To help families discover the foods and cultures of other countries through culinary adventures, eCommerce innovators are assembling family cooking kits. Take eat2explore, which offers boxes of recipes, spices, sauces and grains, among other items, centered around the cuisines different countries. Founder Rowena Scherer told PYMNTS in an interview her offering is an “educational food and culture box.” Scherer is from Malaysia but came to the U.S. for work. Scherer has been in finance for her whole life, but says she has a “very strong passion for food because I grew up with it.”
Her mom would make her family cook together every Sunday. When she came to the United States, however, she was busy as a working mom and trying to juggle all of her responsibilities. And she forgot to pass her passion along to her children: She realized her children couldn’t chop an onion. Her kits help provide a culinary education with three recipe cards from each country with easy-to-follow instructions. Boxes also include a country brochure, fun cooking tools, educational activity sheets and collectibles (i.e. passport, country sticker, flag pins).
The company, however, does not provide fresh ingredients in its boxes. Instead, it offers unique spices, sauces, and grain mixes. It also provides a shopping list, which allows consumers to buy foods that meet their dietary preferences or restrictions at a farmers market or grocery store. The idea of going to a supermarket also has some educational value — it’s a “teaching moment,” Scherer says — to, say, weigh ingredients is an experience in math and science, after all.
Consumers can explore a country by trying a single box or have an ongoing monthly order. Alternatively, they can explore a continent, which is four countries, and receive one box for four months. They can also explore the world by receiving one box for 12 months. Consumers can pay for a single box with PayPal, Google Pay, or Amazon Pay through express checkout or credit card, but the company only accepts credit cards for subscriptions.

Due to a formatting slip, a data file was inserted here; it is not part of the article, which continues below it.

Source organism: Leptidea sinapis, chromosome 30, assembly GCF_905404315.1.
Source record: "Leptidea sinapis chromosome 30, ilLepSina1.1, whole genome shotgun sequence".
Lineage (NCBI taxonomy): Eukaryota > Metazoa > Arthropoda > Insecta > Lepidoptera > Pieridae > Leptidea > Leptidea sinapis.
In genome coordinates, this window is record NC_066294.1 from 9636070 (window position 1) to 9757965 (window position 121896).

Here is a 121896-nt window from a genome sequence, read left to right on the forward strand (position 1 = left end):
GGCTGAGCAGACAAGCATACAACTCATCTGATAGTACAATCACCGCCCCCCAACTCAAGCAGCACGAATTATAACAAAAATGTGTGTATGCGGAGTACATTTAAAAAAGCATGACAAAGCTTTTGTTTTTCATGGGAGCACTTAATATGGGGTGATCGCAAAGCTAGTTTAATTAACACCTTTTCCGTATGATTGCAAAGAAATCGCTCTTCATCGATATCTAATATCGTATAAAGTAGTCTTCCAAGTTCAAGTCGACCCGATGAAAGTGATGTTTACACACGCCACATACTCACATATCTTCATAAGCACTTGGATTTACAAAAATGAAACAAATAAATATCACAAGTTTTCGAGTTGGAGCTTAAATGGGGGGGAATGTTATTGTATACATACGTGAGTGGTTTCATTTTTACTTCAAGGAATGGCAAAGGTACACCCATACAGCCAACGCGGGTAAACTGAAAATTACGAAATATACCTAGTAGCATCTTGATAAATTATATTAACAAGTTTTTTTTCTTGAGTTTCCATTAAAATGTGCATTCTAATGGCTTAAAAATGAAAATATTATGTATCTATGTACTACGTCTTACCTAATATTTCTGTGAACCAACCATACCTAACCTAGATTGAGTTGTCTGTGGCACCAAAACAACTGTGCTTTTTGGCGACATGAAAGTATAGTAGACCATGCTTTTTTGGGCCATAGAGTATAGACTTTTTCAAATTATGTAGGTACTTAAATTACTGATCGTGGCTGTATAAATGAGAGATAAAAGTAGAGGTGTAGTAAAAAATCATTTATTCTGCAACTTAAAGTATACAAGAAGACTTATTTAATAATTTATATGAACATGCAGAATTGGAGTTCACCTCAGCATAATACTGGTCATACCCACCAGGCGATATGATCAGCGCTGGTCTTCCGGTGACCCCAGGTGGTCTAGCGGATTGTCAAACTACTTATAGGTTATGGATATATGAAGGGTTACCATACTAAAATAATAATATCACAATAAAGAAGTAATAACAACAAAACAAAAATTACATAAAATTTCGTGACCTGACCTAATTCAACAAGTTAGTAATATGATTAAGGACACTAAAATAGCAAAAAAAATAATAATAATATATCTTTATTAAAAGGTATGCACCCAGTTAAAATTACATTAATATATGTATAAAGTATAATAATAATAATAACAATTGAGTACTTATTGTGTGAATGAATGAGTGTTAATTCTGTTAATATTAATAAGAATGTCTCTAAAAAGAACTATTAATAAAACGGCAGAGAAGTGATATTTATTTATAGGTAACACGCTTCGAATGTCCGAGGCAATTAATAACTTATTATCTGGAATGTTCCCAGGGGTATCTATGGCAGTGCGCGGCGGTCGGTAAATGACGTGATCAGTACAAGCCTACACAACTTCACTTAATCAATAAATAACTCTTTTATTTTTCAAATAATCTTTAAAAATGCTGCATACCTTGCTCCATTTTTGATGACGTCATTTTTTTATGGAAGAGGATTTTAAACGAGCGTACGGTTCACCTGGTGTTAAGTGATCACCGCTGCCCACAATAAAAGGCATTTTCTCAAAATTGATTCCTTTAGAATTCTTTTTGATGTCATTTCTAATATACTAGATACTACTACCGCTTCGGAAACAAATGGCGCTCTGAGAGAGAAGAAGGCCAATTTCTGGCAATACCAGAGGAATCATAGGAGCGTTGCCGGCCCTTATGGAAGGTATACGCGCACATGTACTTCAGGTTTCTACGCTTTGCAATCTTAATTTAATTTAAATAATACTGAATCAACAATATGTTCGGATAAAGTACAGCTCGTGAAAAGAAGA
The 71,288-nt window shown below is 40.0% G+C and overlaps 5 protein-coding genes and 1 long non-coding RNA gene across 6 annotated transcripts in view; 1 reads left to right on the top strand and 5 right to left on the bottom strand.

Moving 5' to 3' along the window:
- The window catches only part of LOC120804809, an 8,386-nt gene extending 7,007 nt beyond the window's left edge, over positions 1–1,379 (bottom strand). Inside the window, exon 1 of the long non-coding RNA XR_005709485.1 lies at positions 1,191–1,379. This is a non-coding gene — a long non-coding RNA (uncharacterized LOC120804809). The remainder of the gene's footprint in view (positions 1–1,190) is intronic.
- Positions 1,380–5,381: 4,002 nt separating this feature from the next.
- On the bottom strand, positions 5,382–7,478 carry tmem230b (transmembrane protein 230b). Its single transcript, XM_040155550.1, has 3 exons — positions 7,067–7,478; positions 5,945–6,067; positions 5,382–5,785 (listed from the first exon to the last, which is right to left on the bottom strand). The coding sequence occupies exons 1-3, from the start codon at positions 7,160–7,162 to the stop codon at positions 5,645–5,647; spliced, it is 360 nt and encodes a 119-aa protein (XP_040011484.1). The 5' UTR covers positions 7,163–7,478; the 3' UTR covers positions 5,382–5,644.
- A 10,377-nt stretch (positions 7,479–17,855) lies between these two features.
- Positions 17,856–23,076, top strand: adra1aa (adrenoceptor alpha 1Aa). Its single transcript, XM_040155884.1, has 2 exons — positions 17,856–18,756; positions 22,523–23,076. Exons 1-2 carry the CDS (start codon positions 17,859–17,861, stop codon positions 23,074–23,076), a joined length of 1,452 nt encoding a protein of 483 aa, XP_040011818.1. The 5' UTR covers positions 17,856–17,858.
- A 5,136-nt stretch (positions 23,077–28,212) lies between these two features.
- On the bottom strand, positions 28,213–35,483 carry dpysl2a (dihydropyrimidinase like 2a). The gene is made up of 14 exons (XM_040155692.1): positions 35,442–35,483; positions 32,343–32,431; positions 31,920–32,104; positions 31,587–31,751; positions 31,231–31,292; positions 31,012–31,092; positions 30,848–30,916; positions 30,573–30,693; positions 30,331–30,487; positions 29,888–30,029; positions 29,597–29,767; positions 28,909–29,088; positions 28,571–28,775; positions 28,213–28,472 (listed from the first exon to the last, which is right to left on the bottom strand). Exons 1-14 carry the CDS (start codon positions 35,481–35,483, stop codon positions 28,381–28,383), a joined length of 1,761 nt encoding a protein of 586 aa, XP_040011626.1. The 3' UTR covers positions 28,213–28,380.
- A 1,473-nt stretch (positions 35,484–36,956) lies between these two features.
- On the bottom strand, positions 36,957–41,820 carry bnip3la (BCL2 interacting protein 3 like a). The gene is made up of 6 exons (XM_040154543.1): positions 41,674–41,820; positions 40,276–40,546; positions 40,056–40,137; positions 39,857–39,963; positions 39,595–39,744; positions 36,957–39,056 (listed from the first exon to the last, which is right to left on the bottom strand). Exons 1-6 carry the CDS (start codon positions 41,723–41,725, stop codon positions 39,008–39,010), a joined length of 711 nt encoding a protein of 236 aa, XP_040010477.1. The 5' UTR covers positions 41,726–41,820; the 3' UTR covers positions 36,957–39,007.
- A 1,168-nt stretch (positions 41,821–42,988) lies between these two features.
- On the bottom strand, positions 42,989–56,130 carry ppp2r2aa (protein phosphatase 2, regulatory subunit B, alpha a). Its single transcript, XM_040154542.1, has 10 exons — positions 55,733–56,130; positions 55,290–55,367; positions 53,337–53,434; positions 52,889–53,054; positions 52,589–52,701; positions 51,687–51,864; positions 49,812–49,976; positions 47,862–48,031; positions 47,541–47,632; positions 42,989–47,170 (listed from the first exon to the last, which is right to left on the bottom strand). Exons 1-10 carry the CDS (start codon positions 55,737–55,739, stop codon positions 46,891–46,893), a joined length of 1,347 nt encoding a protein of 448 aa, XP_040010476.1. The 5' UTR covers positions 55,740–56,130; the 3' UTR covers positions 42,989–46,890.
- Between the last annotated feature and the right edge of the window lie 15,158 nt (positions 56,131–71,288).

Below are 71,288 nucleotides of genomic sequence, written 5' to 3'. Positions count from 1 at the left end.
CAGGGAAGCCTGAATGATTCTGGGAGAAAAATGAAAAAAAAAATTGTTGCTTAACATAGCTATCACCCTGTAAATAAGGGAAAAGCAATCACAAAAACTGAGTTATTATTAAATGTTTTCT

The box, Scherer says, is excellent for kids. It’s ideally meant for those between the ages of 5 and 12 and helps them explore their palettes. (It can be harder to get teenage kids to hang out with their parents, after all.) The company’s target market includes parents and grandparents. And a lot of homeschoolers also like the service. There are some benefits to having kids cook, too. If you have children cook foods and get their hands dirty, Scherer points out, they are more willing to try new foods. They may not finish everything on their plate, but they still become introduced to, say, different kinds of produce.
A recipe from the Ethiopian box, for instance, features a chicken stew dish called doro wat with an Ethiopian flatbread called injera. (Injera is made with a water and salt batter typically fermented for four to five days called teff.) It also includes a stir-fried beef dish called tibs wat with rice and collard greens/kale. Since consumers are buying their ingredients, however, they can replace meat such as chicken with vegetables, tofu or seitan. “You still have the flavor,” Scherer says, but consumers are using a completely different protein or vegetable.
The boxes are also a way for consumers to try foods without investing too much in buying a product they may not like. Scherer says she feels like it’s always a food waste when you go to a store and buy big bottles of fish sauce (or sumac), and you cook one dish and realize you don’t like fish sauce. Consumers then might toss out the big bottle of fish sauce. Her service, however, lets consumers try new foods without buying huge amounts. And if they don’t like it, they don’t have to make it again, and they are not wasting spices or sauces. They have only receive the pre-measured spice/sauce mixes with the box.
If consumers do like a dish, however, they can buy only the spice/sauce/grain mixes on a one-time purchase basis. They can also purchase additional eat2explore passports, aprons, flag pins and stickers. Consumers can also order gift subscriptions and include a personalized gift message that will come with the first box. The company also allows consumers to buy a gift card for a recipient delivered through email with instructions for redemption.
The company currently offers 17 countries/regions and plans to add two countries, Peru and South Korea, to its lineup this year as it aims to provide families with culinary adventures through educational boxes.